Slow and steady wins the real estate race

In a sign of the changing economic times around the world, housing credit growth in Australia has almost halved since 2007, as more of us wave the flag of conservatism over consumerism.

According to a recent report  Domain, buyers are increasingly wary of taking on debt and as such, our property sector is undergoing a timewarp of sorts that will see the more cautious approach of generations past resurface.

The JP Morgan, Fujitsu Australian mortgage industry report claims that banks will be forced to adjust to a “new normal” weaker demand for property finance.

“I do not expect to see a return to the buoyant times of the mid-2000’s in the years ahead,” said Martin North, executive director of Fujitsu Australia & New Zealand, and co-author of the report.

This is not surprising given that housing loan growth went through the roof between 1992 and 2006 in the wake of interest rates being lowered drastically by the Reserve Bank (remember when we were paying almost 20 per cent?), and the concept of leveraging took hold as home values started rising rapidly.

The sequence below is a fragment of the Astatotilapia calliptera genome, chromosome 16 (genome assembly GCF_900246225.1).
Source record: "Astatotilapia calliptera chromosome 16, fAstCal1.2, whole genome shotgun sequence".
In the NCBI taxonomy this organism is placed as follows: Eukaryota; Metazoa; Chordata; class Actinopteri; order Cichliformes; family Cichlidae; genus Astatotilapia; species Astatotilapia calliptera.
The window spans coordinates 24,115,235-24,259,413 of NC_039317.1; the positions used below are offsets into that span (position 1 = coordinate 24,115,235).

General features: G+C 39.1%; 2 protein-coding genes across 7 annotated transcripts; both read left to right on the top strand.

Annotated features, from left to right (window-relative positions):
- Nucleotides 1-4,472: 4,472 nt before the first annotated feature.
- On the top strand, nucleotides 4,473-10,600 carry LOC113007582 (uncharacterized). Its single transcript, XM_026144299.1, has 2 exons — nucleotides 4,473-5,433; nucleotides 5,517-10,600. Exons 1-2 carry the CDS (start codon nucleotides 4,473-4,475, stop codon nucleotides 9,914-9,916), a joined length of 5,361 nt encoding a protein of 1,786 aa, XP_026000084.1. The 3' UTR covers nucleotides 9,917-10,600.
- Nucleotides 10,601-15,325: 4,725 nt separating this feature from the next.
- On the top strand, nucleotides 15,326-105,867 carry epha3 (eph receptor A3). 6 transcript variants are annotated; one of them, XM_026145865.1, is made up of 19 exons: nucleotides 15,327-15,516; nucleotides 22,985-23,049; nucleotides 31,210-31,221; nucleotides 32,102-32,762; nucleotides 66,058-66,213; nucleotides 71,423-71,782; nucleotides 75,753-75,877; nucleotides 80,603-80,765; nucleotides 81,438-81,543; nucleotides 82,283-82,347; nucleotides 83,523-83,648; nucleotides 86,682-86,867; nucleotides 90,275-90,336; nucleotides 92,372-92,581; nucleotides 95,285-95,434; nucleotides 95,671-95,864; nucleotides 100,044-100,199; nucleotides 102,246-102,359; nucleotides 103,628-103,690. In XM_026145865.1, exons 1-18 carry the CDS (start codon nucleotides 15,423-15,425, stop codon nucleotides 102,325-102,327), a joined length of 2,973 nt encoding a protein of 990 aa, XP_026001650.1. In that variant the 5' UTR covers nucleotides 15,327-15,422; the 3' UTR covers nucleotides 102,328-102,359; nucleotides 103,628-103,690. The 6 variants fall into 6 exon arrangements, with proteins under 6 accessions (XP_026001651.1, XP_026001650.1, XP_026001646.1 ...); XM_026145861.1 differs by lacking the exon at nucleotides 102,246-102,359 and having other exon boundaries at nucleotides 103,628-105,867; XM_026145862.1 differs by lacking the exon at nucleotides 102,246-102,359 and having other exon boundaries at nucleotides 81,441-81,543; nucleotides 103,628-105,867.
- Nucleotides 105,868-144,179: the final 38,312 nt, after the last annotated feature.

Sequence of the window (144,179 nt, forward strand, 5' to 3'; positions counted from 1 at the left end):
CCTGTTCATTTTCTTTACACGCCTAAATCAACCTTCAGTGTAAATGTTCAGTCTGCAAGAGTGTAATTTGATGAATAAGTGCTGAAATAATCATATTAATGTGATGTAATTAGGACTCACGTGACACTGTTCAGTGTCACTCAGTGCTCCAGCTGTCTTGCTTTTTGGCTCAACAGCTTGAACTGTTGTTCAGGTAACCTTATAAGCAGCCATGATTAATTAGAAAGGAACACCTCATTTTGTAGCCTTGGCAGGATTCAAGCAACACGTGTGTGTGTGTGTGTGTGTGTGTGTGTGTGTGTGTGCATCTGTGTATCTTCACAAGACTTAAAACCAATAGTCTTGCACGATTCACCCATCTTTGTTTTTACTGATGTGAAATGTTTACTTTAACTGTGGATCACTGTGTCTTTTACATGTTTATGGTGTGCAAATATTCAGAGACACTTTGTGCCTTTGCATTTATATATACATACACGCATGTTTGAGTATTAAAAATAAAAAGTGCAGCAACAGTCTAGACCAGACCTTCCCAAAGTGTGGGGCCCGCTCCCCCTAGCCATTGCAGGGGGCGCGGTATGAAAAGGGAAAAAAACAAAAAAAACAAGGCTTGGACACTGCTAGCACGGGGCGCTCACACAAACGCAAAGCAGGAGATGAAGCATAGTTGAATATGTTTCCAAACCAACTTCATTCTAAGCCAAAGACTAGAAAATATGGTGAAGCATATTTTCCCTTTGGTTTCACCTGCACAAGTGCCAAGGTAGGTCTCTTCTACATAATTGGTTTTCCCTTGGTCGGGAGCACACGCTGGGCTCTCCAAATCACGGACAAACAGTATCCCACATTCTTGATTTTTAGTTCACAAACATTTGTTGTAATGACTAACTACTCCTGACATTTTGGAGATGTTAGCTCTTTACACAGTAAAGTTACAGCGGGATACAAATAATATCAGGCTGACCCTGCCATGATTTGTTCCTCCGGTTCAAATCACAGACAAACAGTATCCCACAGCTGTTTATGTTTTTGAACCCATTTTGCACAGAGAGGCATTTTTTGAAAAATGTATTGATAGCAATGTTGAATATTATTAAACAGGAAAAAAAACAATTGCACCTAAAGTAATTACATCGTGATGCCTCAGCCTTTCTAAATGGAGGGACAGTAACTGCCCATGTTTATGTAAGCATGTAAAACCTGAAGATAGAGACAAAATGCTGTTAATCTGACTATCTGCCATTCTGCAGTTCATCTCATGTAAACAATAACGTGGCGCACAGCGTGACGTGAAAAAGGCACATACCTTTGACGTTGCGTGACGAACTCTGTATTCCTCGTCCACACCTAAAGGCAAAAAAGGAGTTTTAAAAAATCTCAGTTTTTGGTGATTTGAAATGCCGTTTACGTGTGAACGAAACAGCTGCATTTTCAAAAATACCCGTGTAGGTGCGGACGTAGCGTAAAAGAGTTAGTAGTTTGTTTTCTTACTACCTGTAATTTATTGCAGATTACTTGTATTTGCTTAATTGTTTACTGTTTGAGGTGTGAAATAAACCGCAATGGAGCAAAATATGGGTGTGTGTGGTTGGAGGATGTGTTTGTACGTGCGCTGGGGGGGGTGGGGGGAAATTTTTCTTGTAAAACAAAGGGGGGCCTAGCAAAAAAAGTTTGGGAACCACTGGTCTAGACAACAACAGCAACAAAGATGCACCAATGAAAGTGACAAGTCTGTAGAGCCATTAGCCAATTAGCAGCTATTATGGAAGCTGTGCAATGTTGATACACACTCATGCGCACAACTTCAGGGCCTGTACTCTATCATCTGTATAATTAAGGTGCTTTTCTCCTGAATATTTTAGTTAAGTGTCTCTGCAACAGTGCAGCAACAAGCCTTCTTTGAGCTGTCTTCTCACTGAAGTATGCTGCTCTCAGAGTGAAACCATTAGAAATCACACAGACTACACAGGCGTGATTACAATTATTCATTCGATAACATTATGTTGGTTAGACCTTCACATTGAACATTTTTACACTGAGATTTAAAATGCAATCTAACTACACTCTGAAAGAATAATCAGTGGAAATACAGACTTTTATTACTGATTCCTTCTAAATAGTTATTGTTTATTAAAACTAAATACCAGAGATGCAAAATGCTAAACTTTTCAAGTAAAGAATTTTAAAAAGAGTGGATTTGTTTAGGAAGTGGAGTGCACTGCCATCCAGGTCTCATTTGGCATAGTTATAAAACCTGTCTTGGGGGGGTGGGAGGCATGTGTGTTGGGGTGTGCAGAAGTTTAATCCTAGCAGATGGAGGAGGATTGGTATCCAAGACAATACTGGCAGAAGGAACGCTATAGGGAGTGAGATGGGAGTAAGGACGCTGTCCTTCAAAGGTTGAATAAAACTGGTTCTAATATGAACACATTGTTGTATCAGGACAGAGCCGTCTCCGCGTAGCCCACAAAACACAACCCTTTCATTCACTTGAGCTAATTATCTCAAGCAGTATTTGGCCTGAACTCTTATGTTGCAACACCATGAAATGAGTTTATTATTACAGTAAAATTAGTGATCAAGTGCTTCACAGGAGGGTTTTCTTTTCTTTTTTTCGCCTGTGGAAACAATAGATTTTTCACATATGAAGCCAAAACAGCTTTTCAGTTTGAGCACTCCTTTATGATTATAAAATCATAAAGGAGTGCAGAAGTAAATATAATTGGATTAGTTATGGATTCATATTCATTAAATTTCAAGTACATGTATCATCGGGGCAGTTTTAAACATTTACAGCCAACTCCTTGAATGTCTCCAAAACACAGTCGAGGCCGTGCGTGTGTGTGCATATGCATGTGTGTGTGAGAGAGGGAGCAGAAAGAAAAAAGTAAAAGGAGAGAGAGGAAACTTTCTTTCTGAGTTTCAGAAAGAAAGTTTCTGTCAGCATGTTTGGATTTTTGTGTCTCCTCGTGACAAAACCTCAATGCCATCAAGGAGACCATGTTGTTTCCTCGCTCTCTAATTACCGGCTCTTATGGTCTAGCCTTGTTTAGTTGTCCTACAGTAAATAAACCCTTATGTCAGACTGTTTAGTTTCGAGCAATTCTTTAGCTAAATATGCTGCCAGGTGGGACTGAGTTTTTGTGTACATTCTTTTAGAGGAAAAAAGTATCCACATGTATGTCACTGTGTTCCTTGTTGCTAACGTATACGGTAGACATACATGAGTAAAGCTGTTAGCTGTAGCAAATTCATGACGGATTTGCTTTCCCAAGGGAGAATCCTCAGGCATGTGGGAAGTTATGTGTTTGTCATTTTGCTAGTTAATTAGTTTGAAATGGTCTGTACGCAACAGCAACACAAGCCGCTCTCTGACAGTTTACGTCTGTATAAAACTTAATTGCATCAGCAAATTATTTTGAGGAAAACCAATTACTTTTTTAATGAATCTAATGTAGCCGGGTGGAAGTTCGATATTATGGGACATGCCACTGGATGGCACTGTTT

In fact housing loan growth expanded at an average annual rate of 15.2 per cent from 1992 to 2006, which coincided with Australians lifting their Loan to Value Ratios, “to keep things going” in credit growth, the report said.

However since the GFC reared its ugly head in 2007, housing credit growth has almost halved to 8.3 per cent, a pace likely to persist for 2012 and beyond.

“Going forward, we expect future housing credit growth to reflect fundamental factors, including normalised loan-to-value ratios, modest investor housing credit growth and tighter, more expensive funding for commercial real estate purposes, which will keep new housing starts under pressure,” the report said.

My thoughts:

When you see what happened overseas as many countries kept spending more than they were earning and the people in them where doing the same, I don’t think this new era of savings is such a bad thing.

Booming property prices allowed some people to use their homes as an ATM and many were encouraged by banks lending to anyone who asked for a loan.

Fortunately things didn’t get as bad here s they did overseas – but they could have if no doc loans continued for a few more years.

This new era of financial conservatism and getting our banks’, our companies’ and our personal balance sheets in order can only be good for the Australian economy and in turn, housing market stability in the long term.



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